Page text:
Nasty Breakups: Mary Anne and Lyle

Nasty Breakups: Mary Anne and Lyle

 

"I believe my husband is a pathological liar," says Mary Anne.


"I've lied to Mary Anne as far as where I was going, who I was seeing, what I was buying. If I thought that she would not agree with it, I lied to her about it," says Lyle, her husband of nine years.

Mary Anne goes over his long list of lies. "Lyle told me that he had a twin brother, Kyle. He told me that he was stationed in Saudi Arabia, and that he flew an F-15 fighter plane. He had my kids at school writing to his brother, and I found out that this brother didn't exist. But I married him anyway. He had an apartment, and when I did go once, there were women's clothing there. And he said, 'All those are my sister's.' Well, then I found out he didn't even have a sister. After we were married, he told me that that was his girlfriend's apartment."

"I remember it vaguely. I'm not sure, it's been awhile. You get caught up in everything. You forget what you've said and what you haven't," says Lyle. But he does remember one lie that led to a big fight. "Me and some guys from work had a meeting after work. And the meeting happened to be at one of the local strip clubs. Mary Anne would say, 'I'm not attractive enough for you? Why do you need to go there?' Her self-esteem was crushed. I guess I didn't take into consideration her feelings."

"I found out when the stripper called the house. And I confronted him with it, and he blew up," recalls Mary Anne. "He got violent, and he started choking me, and telling me if he wanted to go there, I wasn't his mother, and I wasn't going to tell him what to do." Mary Anne also believes Lyle's lying has kept him from holding down a job. "Lyle has been a car salesman. He's sold carpet. Been a paramedic." He's also lied about working when in fact he was gambling. 

"I probably spent some money that should've been used on other things," Lyle admits. But he thinks the worst lie he told was about his affair. "Several times in our relationship Mary Anne would say, 'You're cheating on me.' I guess I kind of got to the point of, you know, if I'm going to be accused of it, I'm going to do it."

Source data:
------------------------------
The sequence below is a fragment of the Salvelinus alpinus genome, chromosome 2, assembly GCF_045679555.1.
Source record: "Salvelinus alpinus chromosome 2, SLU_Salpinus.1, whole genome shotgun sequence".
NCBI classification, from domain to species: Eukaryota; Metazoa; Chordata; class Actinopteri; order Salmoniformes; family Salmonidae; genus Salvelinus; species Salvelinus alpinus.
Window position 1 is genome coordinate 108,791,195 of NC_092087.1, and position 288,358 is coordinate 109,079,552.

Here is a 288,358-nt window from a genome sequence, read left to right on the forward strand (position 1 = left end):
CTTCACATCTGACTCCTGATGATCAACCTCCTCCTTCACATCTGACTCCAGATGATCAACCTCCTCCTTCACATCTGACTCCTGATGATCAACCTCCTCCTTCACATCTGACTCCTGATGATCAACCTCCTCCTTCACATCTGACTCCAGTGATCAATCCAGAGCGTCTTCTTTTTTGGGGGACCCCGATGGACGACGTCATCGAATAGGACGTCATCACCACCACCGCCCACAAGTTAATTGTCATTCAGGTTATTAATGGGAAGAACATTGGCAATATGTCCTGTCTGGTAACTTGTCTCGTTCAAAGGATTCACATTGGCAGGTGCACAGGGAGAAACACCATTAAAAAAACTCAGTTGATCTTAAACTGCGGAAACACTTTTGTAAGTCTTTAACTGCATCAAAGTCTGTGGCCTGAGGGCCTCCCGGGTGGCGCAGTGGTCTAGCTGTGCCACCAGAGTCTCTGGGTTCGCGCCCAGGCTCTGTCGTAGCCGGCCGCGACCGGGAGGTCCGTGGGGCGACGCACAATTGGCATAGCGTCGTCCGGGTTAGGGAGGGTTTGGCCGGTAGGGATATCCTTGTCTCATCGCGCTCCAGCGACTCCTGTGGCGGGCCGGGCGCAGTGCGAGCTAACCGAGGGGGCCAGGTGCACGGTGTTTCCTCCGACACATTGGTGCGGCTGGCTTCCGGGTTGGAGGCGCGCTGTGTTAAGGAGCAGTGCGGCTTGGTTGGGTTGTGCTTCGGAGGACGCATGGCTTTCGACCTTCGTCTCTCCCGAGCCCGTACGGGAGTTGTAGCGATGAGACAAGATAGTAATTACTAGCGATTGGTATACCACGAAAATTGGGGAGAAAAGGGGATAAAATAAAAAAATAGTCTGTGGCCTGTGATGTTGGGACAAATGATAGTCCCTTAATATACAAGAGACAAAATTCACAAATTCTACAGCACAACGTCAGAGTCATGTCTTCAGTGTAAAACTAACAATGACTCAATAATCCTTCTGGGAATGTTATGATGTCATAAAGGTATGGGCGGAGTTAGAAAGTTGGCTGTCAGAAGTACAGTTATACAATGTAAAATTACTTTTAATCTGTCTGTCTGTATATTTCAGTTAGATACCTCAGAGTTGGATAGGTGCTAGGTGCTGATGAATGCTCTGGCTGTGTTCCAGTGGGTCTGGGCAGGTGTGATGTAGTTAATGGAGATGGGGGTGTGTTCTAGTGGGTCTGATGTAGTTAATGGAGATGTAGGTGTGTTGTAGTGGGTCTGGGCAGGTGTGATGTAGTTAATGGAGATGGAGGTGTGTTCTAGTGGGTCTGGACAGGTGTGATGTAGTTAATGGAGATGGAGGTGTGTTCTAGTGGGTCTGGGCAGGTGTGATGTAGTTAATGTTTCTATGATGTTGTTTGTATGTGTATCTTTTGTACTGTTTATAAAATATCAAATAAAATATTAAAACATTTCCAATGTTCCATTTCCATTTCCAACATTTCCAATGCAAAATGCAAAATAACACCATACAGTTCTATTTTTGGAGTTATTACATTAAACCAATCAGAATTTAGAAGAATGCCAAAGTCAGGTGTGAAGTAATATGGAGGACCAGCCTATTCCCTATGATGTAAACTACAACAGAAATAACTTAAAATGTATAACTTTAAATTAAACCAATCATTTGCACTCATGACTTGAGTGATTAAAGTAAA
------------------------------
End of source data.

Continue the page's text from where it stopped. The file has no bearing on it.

Mary Anne learned about Lyle's affair when a woman called and told her the truth. "She explained that he had taken her to Las Vegas, proposed to her, and had given her a ring. It was cubic zirconium. She didn't know that he was married."

 

As she looks over some of the items the woman gave to her as proof of their trip to Vegas, Mary Anne reflects. "Since I am 12 years older than he is, I just feel like if he doesn't want me, then nobody wants me."

 

Tired of his lies, Mary Anne kicked Lyle out of the house.


Now Lyle wants to change. "I don't want to be a nasty breakup. My lying days and cheating days are over. I want to save my marriage. I need some help in how to show Mary Anne that she can trust me again," he says.

But Mary Anne wants to know if she should believe him. "Dr. Phil, should I take him back?"

 

Dr. Phil asks Mary Anne, "Why have you been in this marriage the last 8 years and 11 months?"

 

"I guess I thought I could change him," she says.

 

"Do you have so little self-esteem that you just believe that there's nowhere to go?"


"Just about. I have no self-esteem," says Mary Anne.

 

Dr. Phil turns to Lyle. "What the hell were you thinking? Seriously, if you want to be a player, go play! Why are you taking this good lady and dragging her self-esteem, dragging her integrity, dragging her worth, dragging her life through your squalor?"

 

"It's not what I want to do," he says. "I've been trying to change this."

 

Dr. Phil goes over the long list of lies that Lyle has told.

 

Lyle responds, "I made big mistakes early, middle, all the way through into our relationship." But Lyle says he had a wake-up call when he worked in New Orleans after Hurricane Katrina. "That's when I really realized that my whole life is being a lie. I don't want to lose her. I love her." 

Dr. Phil asks Mary Anne, "Under what theory or circumstance would you allow yourself to be vulnerable with this man again?"